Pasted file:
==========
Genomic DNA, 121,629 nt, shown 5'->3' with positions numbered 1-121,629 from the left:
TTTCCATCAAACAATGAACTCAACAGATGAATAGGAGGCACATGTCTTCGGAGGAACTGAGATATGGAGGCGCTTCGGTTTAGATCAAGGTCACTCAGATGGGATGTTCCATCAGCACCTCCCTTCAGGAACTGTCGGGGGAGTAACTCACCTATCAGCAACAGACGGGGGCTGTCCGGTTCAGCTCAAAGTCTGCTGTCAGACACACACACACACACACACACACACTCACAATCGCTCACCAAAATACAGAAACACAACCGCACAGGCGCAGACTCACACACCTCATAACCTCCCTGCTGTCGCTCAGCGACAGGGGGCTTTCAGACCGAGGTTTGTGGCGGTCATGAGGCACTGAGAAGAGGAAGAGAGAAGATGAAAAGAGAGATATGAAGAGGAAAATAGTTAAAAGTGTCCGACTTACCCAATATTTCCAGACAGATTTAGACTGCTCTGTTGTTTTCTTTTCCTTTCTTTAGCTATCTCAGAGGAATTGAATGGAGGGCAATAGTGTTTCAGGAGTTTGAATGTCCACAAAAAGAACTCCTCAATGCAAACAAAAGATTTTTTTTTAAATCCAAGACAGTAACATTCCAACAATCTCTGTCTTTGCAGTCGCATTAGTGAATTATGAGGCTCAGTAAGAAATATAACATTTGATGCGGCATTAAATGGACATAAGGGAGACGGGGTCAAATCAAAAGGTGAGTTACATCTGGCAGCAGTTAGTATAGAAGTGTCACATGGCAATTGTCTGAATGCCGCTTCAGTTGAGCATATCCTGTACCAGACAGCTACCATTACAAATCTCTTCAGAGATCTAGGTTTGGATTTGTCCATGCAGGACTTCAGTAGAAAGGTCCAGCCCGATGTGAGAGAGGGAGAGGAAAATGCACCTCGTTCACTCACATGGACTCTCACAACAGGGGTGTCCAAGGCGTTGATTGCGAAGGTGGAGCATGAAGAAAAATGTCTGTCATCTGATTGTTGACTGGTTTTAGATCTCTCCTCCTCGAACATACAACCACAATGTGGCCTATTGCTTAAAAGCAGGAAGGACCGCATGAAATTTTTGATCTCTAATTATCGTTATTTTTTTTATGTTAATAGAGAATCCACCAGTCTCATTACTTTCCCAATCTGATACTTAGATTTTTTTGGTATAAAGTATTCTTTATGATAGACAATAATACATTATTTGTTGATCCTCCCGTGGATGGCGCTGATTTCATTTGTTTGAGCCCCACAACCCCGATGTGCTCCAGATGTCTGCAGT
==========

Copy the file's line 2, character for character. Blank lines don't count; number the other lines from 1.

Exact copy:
TTTCCATCAAACAATGAACTCAACAGATGAATAGGAGGCACATGTCTTCGGAGGAACTGAGATATGGAGGCGCTTCGGTTTAGATCAAGGTCACTCAGATGGGATGTTCCATCAGCACCTCCCTTCAGGAACTGTCGGGGGAGTAACTCACCTATCAGCAACAGACGGGGGCTGTCCGGTTCAGCTCAAAGTCTGCTGTCAGACACACACACACACACACACACACACTCACAATCGCTCACCAAAATACAGAAACACAACCGCACAGGCGCAGACTCACACACCTCATAACCTCCCTGCTGTCGCTCAGCGACAGGGGGCTTTCAGACCGAGGTTTGTGGCGGTCATGAGGCACTGAGAAGAGGAAGAGAGAAGATGAAAAGAGAGATATGAAGAGGAAAATAGTTAAAAGTGTCCGACTTACCCAATATTTCCAGACAGATTTAGACTGCTCTGTTGTTTTCTTTTCCTTTCTTTAGCTATCTCAGAGGAATTGAATGGAGGGCAATAGTGTTTCAGGAGTTTGAATGTCCACAAAAAGAACTCCTCAATGCAAACAAAAGATTTTTTTTTAAATCCAAGACAGTAACATTCCAACAATCTCTGTCTTTGCAGTCGCATTAGTGAATTATGAGGCTCAGTAAGAAATATAACATTTGATGCGGCATTAAATGGACATAAGGGAGACGGGGTCAAATCAAAAGGTGAGTTACATCTGGCAGCAGTTAGTATAGAAGTGTCACATGGCAATTGTCTGAATGCCGCTTCAGTTGAGCATATCCTGTACCAGACAGCTACCATTACAAATCTCTTCAGAGATCTAGGTTTGGATTTGTCCATGCAGGACTTCAGTAGAAAGGTCCAGCCCGATGTGAGAGAGGGAGAGGAAAATGCACCTCGTTCACTCACATGGACTCTCACAACAGGGGTGTCCAAGGCGTTGATTGCGAAGGTGGAGCATGAAGAAAAATGTCTGTCATCTGATTGTTGACTGGTTTTAGATCTCTCCTCCTCGAACATACAACCACAATGTGGCCTATTGCTTAAAAGCAGGAAGGACCGCATGAAATTTTTGATCTCTAATTATCGTTATTTTTTTTATGTTAATAGAGAATCCACCAGTCTCATTACTTTCCCAATCTGATACTTAGATTTTTTTGGTATAAAGTATTCTTTATGATAGACAATAATACATTATTTGTTGATCCTCCCGTGGATGGCGCTGATTTCATTTGTTTGAGCCCCACAACCCCGATGTGCTCCAGATGTCTGCAGT